USA Basketball relying on defense so far at World Cup




SHENZHEN, China (AP) -- U.S. guard Donovan Mitchell turned toward his bench with fists clenched, then punched the air in celebration and let out a joyous scream.

It wasn't for a dunk, or a 3-pointer, or some highlight-reel play.

Mitchell's exuberant reaction was because the U.S. forced a 24-second violation in a big moment against Greece on Saturday.

The U.S. team at this World Cup is like none other assembled by the Americans for a big international tournament in a long time. This is no scoring juggernaut, but rather a team that has decided its best path to victory - and, it hopes, an unprecedented third consecutive World Cup title - is to clamp down on the defensive end.

''We all love playing defense,'' U.S. guard Marcus Smart said. ''That's the thing. When you've got a team like that, it's not crazy for us. We knew coming in what we could do and hopefully everybody else knows.''

Through four games, the unbeaten Americans - who face Brazil on Monday - have held opponents to 36% shooting. And they've given up a total of 98 points in their last two games, the stingiest two-game run by any U.S. men's team in a big tournament since the 1988 Olympics.

''I told them that if they didn't play defense like this, their NBA contracts would be pulled,'' U.S. coach Gregg Popovich joked.

Popovich, of course, doesn't have the power to jeopardize the $171,296,102 that the U.S. roster is set to make in the NBA next season. But the Americans are playing as if he does.

And it's largely out of necessity, since the offense just isn't clicking.

For the first time since the 2004 Olympics, the U.S. is not going to lead a major international tournament in scoring. Unless things pick up on the offensive end, the Americans might finish outside of the top five in scoring at an international event for the first time since the 1986 world championships - long before NBA players were making up the rosters for such events.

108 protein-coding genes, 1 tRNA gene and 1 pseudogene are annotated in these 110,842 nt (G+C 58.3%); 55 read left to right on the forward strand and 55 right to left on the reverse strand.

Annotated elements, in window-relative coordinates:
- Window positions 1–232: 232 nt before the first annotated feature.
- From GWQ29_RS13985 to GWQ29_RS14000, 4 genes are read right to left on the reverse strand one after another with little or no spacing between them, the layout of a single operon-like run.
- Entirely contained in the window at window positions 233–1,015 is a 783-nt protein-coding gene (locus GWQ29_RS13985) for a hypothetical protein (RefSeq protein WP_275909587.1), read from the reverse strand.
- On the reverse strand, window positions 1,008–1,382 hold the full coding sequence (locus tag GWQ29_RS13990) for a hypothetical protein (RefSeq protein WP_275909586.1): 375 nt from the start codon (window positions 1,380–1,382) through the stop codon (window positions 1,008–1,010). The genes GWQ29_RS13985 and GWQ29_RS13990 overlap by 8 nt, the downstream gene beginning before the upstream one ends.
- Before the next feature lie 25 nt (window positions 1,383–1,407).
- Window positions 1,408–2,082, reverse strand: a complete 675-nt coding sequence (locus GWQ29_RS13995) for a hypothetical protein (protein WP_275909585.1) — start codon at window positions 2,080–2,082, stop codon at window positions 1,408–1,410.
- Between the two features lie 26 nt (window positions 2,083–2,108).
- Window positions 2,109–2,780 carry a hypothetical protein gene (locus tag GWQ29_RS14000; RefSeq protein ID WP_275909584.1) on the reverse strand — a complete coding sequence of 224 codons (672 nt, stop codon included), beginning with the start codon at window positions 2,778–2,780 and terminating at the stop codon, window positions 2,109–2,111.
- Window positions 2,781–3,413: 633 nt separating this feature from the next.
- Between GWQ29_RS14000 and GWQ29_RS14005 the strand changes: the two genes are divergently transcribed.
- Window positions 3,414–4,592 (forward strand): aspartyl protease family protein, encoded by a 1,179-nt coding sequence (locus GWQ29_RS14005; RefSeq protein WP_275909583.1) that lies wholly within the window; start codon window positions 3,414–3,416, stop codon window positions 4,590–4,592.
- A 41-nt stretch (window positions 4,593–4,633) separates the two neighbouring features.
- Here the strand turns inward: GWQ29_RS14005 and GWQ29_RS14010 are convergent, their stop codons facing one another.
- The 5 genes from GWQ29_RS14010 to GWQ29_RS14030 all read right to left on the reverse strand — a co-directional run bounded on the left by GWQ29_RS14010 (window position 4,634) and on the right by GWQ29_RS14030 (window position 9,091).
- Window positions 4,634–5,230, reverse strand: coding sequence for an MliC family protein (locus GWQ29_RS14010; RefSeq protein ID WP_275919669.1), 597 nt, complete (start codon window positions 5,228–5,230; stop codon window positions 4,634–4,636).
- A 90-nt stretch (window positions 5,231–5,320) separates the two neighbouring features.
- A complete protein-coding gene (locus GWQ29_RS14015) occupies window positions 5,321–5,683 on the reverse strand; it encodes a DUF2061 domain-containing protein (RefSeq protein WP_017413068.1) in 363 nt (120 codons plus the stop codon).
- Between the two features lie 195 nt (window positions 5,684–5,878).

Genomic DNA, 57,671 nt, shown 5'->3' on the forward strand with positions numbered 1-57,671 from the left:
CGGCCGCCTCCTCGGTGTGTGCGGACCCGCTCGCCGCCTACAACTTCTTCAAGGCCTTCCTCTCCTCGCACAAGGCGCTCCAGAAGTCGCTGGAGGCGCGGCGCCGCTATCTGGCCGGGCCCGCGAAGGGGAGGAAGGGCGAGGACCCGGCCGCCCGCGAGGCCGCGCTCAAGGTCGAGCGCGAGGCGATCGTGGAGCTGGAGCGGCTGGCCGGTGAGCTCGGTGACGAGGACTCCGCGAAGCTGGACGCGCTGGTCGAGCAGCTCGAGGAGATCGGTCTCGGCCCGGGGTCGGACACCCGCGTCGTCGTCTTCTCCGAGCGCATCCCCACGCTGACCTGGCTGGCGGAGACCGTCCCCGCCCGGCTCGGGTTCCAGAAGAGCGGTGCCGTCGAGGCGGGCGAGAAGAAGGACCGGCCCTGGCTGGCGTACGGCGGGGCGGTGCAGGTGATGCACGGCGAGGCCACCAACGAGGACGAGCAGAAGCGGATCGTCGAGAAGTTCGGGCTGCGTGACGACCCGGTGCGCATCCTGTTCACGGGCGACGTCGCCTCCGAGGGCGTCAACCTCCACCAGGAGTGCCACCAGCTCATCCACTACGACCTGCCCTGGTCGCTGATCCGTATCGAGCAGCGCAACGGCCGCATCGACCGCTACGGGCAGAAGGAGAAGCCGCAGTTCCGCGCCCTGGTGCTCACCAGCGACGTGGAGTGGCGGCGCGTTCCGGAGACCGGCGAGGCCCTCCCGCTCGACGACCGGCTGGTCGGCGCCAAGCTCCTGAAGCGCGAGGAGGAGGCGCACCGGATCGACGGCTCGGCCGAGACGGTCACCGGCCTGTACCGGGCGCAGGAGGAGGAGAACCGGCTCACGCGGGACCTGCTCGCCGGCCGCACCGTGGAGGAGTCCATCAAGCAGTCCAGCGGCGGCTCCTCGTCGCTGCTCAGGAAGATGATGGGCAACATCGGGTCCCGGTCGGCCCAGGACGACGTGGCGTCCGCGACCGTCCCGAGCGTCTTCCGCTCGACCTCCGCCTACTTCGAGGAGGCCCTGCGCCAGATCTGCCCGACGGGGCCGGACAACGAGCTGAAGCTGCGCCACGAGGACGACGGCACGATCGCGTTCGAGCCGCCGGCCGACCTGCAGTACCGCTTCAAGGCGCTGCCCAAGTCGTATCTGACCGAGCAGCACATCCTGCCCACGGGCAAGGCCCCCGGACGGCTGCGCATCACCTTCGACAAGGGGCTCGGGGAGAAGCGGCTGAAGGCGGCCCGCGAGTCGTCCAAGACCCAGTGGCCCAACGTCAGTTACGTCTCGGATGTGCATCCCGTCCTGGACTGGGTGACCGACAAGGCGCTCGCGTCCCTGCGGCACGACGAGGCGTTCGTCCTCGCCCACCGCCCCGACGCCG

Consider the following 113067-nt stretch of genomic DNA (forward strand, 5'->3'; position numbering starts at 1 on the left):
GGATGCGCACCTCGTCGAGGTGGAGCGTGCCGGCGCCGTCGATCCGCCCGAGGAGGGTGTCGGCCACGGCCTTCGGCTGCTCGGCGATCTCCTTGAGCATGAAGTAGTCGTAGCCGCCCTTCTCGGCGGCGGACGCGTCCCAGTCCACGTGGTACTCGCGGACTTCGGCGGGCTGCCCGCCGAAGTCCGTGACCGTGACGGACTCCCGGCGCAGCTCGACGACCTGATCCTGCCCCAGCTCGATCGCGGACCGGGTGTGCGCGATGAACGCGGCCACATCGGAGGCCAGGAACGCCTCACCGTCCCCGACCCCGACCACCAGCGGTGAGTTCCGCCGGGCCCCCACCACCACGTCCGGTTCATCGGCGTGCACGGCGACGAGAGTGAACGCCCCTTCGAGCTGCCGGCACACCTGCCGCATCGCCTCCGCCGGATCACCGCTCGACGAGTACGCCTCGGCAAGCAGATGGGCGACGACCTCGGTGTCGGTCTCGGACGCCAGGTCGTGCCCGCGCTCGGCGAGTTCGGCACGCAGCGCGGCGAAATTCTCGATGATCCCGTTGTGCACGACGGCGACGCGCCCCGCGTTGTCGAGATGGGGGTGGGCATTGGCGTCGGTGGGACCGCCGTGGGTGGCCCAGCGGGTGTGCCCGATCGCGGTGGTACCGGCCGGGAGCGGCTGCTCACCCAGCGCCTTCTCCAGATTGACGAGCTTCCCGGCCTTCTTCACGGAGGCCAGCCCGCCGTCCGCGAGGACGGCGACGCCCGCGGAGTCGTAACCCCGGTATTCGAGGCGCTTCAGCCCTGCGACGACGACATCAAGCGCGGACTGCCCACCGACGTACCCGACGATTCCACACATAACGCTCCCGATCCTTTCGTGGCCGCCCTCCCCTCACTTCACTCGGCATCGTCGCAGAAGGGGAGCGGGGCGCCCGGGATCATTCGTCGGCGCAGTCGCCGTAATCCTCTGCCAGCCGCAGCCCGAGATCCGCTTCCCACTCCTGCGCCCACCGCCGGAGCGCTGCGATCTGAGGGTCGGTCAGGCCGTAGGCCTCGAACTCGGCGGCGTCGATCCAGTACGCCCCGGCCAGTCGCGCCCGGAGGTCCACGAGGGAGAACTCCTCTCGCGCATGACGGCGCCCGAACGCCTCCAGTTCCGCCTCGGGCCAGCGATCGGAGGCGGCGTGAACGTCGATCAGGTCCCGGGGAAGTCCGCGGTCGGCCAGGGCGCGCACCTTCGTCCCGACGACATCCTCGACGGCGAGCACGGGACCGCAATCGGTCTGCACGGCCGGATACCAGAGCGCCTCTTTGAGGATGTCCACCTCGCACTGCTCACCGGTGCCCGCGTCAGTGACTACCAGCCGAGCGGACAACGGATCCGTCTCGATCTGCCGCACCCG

The U.S. is averaging 87 points so far in China, which would be the lowest per-game mark by an American team in an international tournament since the 1998 world championships. And the U.S. field-goal percentage so far at the World Cup (42.5%) isn't even in the top half, ranking a dismal 21st in a 32-team field through Sunday's games.

So the defense matters, big-time.

''That's got to be our calling card,'' U.S. forward Harrison Barnes said. ''I think when you look at past USA teams, scoring has not been an issue. There's been a lot of talent. But for us, we know that defense is how we're going to stay in games, how we're going to be able to win and compete. So I think we've done a good job of focusing in on that and that's what's really carrying us right now.''

There have been 12 instances so far in this World Cup of a team scoring at least 100 points, 34 instances of a team shooting at least 50% in a game and 42 instances of a team shooting at least 40% from 3-point range. And in all those cases, none of those benchmarks has been reached by the U.S.

In order, the Americans have shot 49, 35, 48 and 36% - yet are still 4-0.